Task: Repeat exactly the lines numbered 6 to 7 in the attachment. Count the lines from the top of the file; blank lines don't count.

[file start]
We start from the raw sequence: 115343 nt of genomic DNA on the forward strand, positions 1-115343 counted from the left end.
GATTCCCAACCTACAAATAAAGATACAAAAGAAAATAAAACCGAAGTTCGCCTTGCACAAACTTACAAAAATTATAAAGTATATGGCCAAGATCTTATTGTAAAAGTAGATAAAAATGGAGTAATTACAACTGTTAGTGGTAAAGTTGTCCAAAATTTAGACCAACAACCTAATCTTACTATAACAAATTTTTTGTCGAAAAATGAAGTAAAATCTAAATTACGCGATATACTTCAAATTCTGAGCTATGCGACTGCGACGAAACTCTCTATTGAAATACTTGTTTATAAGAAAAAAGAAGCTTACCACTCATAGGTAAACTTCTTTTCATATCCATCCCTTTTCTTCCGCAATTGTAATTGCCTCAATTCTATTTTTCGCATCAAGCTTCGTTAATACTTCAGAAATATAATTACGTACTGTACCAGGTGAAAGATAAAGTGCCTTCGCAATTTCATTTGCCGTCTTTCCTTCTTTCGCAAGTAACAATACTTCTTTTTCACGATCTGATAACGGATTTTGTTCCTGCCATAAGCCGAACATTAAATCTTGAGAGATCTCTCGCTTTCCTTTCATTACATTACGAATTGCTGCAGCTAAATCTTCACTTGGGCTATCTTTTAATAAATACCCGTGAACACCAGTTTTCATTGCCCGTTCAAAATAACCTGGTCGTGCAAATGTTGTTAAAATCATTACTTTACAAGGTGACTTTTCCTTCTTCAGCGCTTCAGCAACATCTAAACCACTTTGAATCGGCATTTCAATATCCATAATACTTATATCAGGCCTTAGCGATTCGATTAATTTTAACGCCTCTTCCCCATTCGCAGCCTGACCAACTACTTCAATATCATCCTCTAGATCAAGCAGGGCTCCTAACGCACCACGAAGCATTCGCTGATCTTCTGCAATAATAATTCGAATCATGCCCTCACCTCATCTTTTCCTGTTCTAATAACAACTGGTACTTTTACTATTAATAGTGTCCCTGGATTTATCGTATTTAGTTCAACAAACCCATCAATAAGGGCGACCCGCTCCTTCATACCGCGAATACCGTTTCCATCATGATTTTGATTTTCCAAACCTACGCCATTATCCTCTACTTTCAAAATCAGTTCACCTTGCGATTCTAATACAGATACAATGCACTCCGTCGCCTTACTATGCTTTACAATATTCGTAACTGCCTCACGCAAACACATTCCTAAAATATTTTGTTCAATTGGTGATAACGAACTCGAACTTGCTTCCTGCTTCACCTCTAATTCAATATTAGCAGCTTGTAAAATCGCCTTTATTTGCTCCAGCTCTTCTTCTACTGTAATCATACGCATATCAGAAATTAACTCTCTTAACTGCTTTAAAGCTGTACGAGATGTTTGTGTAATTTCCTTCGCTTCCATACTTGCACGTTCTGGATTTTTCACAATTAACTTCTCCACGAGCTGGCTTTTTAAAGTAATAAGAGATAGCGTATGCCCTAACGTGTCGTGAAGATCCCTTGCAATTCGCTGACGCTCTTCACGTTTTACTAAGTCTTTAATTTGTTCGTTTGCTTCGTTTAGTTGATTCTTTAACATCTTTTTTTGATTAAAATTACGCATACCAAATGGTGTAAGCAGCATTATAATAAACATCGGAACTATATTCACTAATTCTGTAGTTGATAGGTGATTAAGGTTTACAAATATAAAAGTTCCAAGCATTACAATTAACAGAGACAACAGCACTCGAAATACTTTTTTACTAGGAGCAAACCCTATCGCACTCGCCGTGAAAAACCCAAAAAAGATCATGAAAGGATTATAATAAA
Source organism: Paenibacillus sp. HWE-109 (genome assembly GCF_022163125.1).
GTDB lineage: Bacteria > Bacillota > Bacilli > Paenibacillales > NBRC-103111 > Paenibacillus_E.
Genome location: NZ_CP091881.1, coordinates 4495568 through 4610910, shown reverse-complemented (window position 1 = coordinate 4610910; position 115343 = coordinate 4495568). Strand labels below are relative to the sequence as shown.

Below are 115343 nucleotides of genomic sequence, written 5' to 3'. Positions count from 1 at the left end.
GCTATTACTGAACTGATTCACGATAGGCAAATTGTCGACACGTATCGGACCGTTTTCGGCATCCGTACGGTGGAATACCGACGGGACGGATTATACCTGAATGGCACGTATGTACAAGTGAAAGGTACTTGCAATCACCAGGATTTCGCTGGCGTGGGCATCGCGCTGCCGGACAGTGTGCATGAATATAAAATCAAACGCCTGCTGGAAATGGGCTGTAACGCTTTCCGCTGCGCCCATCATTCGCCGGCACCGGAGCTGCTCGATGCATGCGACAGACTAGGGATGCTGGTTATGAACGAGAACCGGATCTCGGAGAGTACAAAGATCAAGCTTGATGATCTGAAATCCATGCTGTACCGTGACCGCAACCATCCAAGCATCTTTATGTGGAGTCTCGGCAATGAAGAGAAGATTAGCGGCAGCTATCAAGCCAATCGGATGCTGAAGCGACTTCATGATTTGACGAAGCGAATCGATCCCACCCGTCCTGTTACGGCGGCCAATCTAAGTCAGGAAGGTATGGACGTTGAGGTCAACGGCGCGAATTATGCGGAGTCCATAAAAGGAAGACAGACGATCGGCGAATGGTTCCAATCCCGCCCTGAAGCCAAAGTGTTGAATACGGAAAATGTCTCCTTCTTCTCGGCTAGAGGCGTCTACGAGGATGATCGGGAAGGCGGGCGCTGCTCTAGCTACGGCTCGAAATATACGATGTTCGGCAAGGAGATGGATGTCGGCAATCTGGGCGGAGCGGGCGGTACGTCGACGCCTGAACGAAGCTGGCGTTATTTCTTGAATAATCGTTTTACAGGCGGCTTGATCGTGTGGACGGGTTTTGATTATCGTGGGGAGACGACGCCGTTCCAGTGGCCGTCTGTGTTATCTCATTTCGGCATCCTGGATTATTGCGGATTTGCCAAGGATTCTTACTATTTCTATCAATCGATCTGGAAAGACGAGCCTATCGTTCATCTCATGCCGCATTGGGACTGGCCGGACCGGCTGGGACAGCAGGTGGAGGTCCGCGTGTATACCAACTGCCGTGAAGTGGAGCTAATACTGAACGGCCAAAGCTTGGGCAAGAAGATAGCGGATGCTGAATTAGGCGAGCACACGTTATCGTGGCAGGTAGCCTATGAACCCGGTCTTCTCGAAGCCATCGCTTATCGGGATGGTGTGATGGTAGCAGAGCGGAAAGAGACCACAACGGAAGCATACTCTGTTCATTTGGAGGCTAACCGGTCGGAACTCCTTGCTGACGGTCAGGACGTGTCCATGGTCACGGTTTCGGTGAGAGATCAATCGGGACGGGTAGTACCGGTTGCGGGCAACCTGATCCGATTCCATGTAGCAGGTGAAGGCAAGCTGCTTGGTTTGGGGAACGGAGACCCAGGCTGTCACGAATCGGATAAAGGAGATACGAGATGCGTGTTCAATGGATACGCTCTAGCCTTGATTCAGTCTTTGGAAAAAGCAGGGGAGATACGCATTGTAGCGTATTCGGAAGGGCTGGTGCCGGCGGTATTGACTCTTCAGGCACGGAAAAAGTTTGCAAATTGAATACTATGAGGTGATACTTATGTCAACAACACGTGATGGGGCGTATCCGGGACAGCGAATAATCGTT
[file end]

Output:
Below are 115343 nucleotides of genomic sequence, written 5' to 3'. Positions count from 1 at the left end.
GCTATTACTGAACTGATTCACGATAGGCAAATTGTCGACACGTATCGGACCGTTTTCGGCATCCGTACGGTGGAATACCGACGGGACGGATTATACCTGAATGGCACGTATGTACAAGTGAAAGGTACTTGCAATCACCAGGATTTCGCTGGCGTGGGCATCGCGCTGCCGGACAGTGTGCATGAATATAAAATCAAACGCCTGCTGGAAATGGGCTGTAACGCTTTCCGCTGCGCCCATCATTCGCCGGCACCGGAGCTGCTCGATGCATGCGACAGACTAGGGATGCTGGTTATGAACGAGAACCGGATCTCGGAGAGTACAAAGATCAAGCTTGATGATCTGAAATCCATGCTGTACCGTGACCGCAACCATCCAAGCATCTTTATGTGGAGTCTCGGCAATGAAGAGAAGATTAGCGGCAGCTATCAAGCCAATCGGATGCTGAAGCGACTTCATGATTTGACGAAGCGAATCGATCCCACCCGTCCTGTTACGGCGGCCAATCTAAGTCAGGAAGGTATGGACGTTGAGGTCAACGGCGCGAATTATGCGGAGTCCATAAAAGGAAGACAGACGATCGGCGAATGGTTCCAATCCCGCCCTGAAGCCAAAGTGTTGAATACGGAAAATGTCTCCTTCTTCTCGGCTAGAGGCGTCTACGAGGATGATCGGGAAGGCGGGCGCTGCTCTAGCTACGGCTCGAAATATACGATGTTCGGCAAGGAGATGGATGTCGGCAATCTGGGCGGAGCGGGCGGTACGTCGACGCCTGAACGAAGCTGGCGTTATTTCTTGAATAATCGTTTTACAGGCGGCTTGATCGTGTGGACGGGTTTTGATTATCGTGGGGAGACGACGCCGTTCCAGTGGCCGTCTGTGTTATCTCATTTCGGCATCCTGGATTATTGCGGATTTGCCAAGGATTCTTACTATTTCTATCAATCGATCTGGAAAGACGAGCCTATCGTTCATCTCATGCCGCATTGGGACTGGCCGGACCGGCTGGGACAGCAGGTGGAGGTCCGCGTGTATACCAACTGCCGTGAAGTGGAGCTAATACTGAACGGCCAAAGCTTGGGCAAGAAGATAGCGGATGCTGAATTAGGCGAGCACACGTTATCGTGGCAGGTAGCCTATGAACCCGGTCTTCTCGAAGCCATCGCTTATCGGGATGGTGTGATGGTAGCAGAGCGGAAAGAGACCACAACGGAAGCATACTCTGTTCATTTGGAGGCTAACCGGTCGGAACTCCTTGCTGACGGTCAGGACGTGTCCATGGTCACGGTTTCGGTGAGAGATCAATCGGGACGGGTAGTACCGGTTGCGGGCAACCTGATCCGATTCCATGTAGCAGGTGAAGGCAAGCTGCTTGGTTTGGGGAACGGAGACCCAGGCTGTCACGAATCGGATAAAGGAGATACGAGATGCGTGTTCAATGGATACGCTCTAGCCTTGATTCAGTCTTTGGAAAAAGCAGGGGAGATACGCATTGTAGCGTATTCGGAAGGGCTGGTGCCGGCGGTATTGACTCTTCAGGCACGGAAAAAGTTTGCAAATTGAATACTATGAGGTGATACTTATGTCAACAACACGTGATGGGGCGTATCCGGGACAGCGAATAATCGTT